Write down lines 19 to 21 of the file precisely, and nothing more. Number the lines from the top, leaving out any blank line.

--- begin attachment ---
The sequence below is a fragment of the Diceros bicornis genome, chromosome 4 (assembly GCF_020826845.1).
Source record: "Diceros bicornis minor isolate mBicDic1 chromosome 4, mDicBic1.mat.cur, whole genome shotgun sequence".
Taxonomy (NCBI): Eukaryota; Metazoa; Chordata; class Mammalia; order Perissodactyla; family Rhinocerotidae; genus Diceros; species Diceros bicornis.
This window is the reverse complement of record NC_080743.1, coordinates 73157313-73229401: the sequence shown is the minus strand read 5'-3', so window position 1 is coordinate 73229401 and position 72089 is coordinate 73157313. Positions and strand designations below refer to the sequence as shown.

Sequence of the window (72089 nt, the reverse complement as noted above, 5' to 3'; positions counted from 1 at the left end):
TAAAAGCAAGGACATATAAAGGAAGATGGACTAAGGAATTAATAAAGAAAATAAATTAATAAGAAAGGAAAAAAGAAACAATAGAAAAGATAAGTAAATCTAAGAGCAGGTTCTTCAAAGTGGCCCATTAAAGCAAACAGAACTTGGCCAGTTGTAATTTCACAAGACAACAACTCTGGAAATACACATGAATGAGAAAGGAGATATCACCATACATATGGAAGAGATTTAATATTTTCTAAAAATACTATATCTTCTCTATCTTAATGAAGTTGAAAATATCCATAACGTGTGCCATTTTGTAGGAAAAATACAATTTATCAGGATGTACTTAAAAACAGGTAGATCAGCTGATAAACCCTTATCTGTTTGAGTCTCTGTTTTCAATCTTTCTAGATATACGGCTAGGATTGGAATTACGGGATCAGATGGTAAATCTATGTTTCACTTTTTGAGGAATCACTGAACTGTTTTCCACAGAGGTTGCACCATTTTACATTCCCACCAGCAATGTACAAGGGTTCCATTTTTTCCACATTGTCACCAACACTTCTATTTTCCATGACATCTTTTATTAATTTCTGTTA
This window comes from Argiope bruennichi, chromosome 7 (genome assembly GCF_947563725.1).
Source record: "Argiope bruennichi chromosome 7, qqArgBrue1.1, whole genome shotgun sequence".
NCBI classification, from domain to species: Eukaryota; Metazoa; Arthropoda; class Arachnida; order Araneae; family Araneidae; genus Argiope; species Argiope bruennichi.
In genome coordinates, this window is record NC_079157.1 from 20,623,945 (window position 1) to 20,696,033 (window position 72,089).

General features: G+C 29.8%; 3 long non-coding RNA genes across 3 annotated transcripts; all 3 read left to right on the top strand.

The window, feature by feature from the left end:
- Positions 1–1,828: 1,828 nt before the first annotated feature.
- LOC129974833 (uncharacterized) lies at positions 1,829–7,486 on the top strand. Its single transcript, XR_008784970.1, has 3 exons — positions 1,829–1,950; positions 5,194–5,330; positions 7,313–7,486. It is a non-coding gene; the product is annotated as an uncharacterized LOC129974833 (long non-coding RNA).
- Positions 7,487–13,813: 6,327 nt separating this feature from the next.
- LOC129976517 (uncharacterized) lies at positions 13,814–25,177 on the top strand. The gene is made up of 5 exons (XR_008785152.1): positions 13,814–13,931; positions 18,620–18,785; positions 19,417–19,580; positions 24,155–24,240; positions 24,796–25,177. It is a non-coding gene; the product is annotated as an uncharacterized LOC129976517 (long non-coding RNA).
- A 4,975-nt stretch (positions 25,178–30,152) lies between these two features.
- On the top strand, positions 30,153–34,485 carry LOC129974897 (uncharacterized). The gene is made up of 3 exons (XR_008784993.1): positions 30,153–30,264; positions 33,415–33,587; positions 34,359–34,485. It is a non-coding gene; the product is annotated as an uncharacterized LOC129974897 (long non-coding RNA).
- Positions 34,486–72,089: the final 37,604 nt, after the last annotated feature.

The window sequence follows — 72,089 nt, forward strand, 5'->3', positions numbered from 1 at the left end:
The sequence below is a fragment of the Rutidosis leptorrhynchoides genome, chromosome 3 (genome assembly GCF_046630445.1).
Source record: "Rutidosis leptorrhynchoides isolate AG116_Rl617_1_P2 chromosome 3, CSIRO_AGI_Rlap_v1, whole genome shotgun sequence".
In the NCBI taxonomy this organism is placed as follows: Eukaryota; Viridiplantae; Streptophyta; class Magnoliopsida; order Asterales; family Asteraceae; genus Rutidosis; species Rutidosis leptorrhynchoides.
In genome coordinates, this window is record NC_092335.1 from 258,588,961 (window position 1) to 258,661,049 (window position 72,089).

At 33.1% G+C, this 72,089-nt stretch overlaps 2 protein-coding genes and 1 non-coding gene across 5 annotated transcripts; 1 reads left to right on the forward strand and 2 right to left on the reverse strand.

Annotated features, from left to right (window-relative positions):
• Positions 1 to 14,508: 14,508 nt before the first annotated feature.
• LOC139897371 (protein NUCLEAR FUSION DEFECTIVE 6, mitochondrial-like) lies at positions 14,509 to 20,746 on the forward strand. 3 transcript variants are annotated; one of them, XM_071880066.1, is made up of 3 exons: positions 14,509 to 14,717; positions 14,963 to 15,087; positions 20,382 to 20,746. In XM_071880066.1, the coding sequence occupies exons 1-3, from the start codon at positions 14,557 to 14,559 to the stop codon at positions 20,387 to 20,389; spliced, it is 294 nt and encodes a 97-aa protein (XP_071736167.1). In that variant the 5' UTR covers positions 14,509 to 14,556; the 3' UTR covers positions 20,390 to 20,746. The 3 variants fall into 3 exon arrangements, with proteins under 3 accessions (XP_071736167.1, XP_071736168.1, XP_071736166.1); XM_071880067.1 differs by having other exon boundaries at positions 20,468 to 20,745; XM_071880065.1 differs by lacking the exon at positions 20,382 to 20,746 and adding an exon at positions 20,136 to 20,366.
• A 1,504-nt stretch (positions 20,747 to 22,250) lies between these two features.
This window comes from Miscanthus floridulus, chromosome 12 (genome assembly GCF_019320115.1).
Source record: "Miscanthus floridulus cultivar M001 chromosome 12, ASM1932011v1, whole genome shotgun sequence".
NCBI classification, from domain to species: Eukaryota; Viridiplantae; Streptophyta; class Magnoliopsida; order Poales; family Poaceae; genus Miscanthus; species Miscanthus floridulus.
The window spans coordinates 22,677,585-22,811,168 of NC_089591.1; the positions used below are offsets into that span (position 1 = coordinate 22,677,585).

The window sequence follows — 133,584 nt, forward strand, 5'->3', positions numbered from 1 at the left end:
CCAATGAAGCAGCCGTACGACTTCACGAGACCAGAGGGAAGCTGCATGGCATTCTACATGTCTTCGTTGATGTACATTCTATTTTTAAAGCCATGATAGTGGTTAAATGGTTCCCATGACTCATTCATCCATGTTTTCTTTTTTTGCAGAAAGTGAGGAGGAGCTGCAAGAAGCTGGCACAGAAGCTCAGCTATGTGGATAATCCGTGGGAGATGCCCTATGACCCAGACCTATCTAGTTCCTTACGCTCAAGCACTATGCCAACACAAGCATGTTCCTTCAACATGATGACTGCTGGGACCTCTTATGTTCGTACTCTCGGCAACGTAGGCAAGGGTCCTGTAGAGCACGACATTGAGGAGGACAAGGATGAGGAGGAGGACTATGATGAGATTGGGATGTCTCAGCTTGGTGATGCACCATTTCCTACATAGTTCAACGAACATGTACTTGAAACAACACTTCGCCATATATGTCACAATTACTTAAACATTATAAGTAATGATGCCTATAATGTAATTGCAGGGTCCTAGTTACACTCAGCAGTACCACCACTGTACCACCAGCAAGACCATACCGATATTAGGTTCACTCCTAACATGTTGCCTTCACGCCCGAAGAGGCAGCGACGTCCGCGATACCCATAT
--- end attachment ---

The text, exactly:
- Positions 34,486–72,089: the final 37,604 nt, after the last annotated feature.

The window sequence follows — 72,089 nt, forward strand, 5'->3', positions numbered from 1 at the left end:
The sequence below is a fragment of the Rutidosis leptorrhynchoides genome, chromosome 3 (genome assembly GCF_046630445.1).